Will the Fed Taper Tomorrow?

Fed Chairman Jerome Powell

Stocks traded slightly higher this morning after the Fed’s much-anticipated two-day meeting got underway. The Dow, S&P, and Nasdaq Composite all crept to new highs.

Better-than-expected corporate earnings helped boost sentiment as Pfizer (NYSE: PFE) and Under Armour (NYSE: UA) enjoyed strong post-earnings rallies. UA shares surged by as much as +19% at one point. DuPont de Nemours (NYSE: DD) also exceeded quarterly estimates and saw its shares rise over 5% in response.

Over the last few trading sessions, the market hasn’t moved all that much though despite consistent earnings “beats” from top corporations. Significant economic cracks have begun to form, making many analysts nervous about how the rest of the year is going to look for bulls.

“We continue to see downside risks ahead,” explained Bank of America’s quant strategist Savita Subramanian.

“Despite a strong 7% beat, 2021-22 EPS remains largely unchanged, suggesting the upward revision cycle has likely peaked.”

And with plenty of potential “market-wrecking” events ahead, significant volatility could be coming down the pipe.

“The November FOMC meeting, October payrolls […] and a host of earnings updates sets up a catalyst heavy week of trading ahead,” wrote Goldman Sachs’ Chris Hussey in a note.

It’s easy to forget that analysts reduced their Q3 earnings estimates across the board prior to earnings season. This helped boost the percentage of S&P companies that beat expectations over the last few weeks.

What’s more important, however, is forward guidance, and whether companies can keep the ball rolling in the face of economic adversity.

“I don’t think what’s going on is terribly surprising,” said Pacer ETF’s President Sean O’Hara, referencing the recent batch of strong Q3 earnings.

“I think what we need to see going forward is, is it sustainable, or are some of these outside factors going to be a bigger challenge than we expect?”

O’Hara continued, asking:

“Is inflation and the input costs that the producers are dealing with, is that going to derail things? Is the lack of workers? There’re a lot of things out there that could potentially derail the market, especially as you’re making this transition from where we are, which is [easy to compare] versus last year, to more difficult [comparisons] going forward.”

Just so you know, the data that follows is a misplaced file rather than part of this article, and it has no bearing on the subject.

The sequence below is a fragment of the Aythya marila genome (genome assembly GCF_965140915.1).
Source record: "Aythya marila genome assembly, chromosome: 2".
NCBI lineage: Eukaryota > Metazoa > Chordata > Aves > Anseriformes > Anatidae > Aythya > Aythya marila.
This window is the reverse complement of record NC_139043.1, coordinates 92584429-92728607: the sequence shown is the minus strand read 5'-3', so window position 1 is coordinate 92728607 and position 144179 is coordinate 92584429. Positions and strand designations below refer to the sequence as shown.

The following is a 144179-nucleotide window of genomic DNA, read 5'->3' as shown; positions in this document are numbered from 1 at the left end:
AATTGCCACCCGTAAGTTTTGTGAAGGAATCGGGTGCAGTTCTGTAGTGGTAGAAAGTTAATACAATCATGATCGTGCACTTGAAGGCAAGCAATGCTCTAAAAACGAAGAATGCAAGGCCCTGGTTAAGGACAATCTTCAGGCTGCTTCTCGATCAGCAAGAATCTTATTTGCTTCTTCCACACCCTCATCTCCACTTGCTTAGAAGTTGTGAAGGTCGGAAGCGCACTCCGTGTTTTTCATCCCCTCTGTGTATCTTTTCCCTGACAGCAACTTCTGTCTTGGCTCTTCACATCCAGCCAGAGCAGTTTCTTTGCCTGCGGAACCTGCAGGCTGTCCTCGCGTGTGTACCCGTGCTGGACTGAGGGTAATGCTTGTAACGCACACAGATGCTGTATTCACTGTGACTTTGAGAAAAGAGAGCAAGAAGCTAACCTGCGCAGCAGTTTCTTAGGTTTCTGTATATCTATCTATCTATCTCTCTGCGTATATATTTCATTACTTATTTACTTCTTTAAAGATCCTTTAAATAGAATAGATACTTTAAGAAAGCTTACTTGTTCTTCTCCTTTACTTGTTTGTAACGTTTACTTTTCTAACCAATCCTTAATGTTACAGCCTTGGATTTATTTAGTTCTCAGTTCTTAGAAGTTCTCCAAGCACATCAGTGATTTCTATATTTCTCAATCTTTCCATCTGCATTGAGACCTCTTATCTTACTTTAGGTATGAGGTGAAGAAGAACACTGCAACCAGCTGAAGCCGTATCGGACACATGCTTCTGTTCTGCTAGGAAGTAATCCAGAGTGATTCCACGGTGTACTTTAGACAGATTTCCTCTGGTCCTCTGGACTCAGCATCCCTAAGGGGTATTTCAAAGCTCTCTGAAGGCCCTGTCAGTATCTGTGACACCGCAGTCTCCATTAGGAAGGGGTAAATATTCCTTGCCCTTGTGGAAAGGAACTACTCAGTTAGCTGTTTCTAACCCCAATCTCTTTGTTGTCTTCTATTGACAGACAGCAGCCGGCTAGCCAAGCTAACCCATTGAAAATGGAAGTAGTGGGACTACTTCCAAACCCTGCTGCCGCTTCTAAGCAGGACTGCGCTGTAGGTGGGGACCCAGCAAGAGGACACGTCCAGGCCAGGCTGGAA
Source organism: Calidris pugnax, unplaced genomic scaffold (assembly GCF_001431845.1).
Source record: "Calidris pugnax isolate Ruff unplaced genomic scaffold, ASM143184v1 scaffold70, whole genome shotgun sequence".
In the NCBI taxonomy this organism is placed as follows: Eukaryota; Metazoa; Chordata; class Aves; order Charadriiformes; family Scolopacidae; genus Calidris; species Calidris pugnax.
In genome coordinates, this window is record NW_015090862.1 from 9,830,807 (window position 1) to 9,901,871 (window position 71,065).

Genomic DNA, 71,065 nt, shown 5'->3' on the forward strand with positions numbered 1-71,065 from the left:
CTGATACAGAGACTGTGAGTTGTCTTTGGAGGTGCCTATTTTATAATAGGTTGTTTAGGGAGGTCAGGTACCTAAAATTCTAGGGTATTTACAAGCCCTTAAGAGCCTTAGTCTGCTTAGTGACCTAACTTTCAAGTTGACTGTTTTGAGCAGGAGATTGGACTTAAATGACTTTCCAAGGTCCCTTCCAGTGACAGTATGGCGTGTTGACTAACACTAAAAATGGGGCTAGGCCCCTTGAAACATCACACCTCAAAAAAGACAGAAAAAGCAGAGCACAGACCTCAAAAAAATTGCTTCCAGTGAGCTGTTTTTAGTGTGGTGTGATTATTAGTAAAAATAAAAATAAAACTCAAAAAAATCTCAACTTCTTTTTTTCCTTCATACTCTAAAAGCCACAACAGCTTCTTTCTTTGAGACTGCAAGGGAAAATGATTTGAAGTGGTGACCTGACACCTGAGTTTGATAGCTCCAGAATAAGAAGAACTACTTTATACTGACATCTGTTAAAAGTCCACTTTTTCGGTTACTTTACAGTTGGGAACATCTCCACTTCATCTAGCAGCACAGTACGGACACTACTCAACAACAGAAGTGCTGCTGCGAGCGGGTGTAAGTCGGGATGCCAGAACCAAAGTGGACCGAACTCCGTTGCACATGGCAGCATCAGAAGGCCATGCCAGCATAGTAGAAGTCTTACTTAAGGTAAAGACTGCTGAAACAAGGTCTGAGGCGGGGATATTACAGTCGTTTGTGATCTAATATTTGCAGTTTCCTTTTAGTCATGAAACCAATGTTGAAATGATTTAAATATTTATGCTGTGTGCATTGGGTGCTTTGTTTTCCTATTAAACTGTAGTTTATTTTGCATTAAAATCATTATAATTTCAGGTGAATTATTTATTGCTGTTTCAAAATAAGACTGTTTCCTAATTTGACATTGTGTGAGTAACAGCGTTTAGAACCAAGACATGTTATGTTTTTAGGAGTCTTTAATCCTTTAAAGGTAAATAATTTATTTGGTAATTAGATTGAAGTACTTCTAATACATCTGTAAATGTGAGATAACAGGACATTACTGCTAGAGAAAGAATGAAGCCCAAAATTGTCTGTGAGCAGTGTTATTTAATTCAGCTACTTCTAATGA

They’re valid questions that will eventually be answered, but not until Q4 earnings are released next year. What could ruin the party before that is a taper announcement from the Fed tomorrow afternoon following its November FOMC meeting.

Some economists think it’s actually going to happen, and that Fed Chairman Jerome Powell will start to taper asset purchases at a pace of $15 billion per month. $10 billion of that would be Treasurys and $5 billion would be mortgage-backed securities.

“All of the Fed statements until now have been designed and intended to build the expectations of a $15 billion a month – they would not want to surprise markets next week and risk having a taper tantrum,” said former Fed staffer Luke Tilley, who now serves as the chief economist of Wilmington Trust, last week.

Still, even a slight taper will be a tough pill for the market to swallow after more than a year of gains driven by unprecedented asset purchases. Stocks have been due for another correction, anyway.

Should the Fed announce a taper tomorrow, one will probably follow. The question then is how much damage equities will endure before they touch new highs once more.

The “big crash” probably won’t happen until the Fed raises rates sometime in 2022. But a taper is likely to scare bulls nonetheless, causing another sudden drop lower (like in September) prior to a major follow-up rally.

Even though everyone knows that bears are going to roar at the first legitimate sign of a coming rate hike, shortly after the new year.


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